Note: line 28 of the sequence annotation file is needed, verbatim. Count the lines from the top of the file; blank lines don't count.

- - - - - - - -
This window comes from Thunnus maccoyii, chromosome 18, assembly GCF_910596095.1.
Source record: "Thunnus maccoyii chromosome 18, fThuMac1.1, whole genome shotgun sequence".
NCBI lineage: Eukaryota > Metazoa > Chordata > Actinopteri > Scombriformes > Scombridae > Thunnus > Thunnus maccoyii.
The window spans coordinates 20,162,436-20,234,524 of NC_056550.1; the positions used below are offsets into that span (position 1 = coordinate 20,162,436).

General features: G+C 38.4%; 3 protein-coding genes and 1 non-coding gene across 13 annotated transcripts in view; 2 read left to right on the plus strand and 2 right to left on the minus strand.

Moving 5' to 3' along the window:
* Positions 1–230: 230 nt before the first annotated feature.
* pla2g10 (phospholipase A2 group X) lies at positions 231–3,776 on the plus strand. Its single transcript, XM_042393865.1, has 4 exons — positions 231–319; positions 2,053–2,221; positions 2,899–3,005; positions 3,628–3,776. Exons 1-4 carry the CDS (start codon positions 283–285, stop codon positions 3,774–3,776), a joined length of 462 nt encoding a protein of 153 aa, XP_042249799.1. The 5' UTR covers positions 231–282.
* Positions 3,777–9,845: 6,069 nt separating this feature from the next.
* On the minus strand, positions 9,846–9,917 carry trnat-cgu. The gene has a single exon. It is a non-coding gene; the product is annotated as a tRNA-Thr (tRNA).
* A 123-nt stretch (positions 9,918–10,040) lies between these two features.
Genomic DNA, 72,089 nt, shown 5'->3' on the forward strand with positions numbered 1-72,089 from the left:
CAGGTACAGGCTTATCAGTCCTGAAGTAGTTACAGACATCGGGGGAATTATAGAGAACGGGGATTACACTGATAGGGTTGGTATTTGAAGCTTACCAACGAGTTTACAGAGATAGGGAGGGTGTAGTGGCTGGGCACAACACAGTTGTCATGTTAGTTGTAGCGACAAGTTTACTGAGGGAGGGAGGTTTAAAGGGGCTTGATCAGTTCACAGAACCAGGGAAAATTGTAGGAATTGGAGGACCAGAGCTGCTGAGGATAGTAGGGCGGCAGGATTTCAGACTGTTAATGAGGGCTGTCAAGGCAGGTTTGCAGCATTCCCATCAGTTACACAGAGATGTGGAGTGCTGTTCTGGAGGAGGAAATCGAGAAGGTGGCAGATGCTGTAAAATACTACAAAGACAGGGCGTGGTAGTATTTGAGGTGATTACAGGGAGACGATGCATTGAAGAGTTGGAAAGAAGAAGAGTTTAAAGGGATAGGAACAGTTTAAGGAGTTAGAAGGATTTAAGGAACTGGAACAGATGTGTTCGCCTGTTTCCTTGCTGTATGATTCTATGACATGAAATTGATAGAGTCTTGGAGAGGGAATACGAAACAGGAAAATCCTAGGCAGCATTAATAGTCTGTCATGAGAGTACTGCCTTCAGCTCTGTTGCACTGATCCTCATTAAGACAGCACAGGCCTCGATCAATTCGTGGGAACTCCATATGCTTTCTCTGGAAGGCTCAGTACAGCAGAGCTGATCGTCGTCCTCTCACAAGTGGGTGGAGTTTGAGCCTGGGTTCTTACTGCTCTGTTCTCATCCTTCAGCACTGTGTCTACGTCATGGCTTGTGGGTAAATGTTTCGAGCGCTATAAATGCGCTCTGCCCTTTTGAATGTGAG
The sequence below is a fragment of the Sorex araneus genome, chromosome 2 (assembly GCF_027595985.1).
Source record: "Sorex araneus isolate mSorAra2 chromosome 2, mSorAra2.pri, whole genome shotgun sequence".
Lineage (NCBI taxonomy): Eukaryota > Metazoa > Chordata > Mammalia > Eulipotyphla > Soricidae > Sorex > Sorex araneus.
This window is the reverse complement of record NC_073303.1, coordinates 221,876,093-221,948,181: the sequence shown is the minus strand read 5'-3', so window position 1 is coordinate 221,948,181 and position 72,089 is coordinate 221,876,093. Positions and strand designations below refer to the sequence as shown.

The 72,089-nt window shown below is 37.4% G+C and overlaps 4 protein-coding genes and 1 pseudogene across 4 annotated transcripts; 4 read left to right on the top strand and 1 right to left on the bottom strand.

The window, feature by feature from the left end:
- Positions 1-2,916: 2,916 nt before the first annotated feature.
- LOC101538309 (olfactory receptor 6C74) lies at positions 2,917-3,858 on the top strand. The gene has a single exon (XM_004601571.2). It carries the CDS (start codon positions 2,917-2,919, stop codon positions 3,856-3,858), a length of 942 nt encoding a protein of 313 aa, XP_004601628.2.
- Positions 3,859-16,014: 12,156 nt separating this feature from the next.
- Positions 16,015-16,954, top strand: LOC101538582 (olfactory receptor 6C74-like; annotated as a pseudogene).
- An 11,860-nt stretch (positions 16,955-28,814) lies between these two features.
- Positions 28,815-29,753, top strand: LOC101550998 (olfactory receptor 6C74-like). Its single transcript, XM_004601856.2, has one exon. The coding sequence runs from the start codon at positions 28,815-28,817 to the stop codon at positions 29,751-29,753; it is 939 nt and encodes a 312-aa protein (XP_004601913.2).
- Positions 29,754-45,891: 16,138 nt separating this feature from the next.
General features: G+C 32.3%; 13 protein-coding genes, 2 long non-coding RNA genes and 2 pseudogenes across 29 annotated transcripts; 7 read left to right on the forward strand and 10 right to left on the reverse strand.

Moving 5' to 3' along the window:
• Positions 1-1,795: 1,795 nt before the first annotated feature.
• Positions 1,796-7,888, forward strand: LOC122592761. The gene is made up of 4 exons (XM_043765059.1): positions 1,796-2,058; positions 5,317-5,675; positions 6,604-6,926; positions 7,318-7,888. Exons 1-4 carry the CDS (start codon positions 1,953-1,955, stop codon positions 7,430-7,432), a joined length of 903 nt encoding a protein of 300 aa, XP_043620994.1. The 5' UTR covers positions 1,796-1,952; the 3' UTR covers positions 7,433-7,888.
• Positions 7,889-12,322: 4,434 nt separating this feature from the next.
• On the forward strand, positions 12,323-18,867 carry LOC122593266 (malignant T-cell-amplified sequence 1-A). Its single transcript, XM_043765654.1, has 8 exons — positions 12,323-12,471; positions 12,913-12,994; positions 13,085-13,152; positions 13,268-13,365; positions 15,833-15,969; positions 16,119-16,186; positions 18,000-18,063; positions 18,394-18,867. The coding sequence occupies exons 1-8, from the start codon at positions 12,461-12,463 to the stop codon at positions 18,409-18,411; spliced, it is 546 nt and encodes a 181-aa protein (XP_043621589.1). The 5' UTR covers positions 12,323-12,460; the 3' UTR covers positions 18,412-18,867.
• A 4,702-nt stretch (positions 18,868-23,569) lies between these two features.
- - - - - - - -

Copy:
Moving 5' to 3' along the window: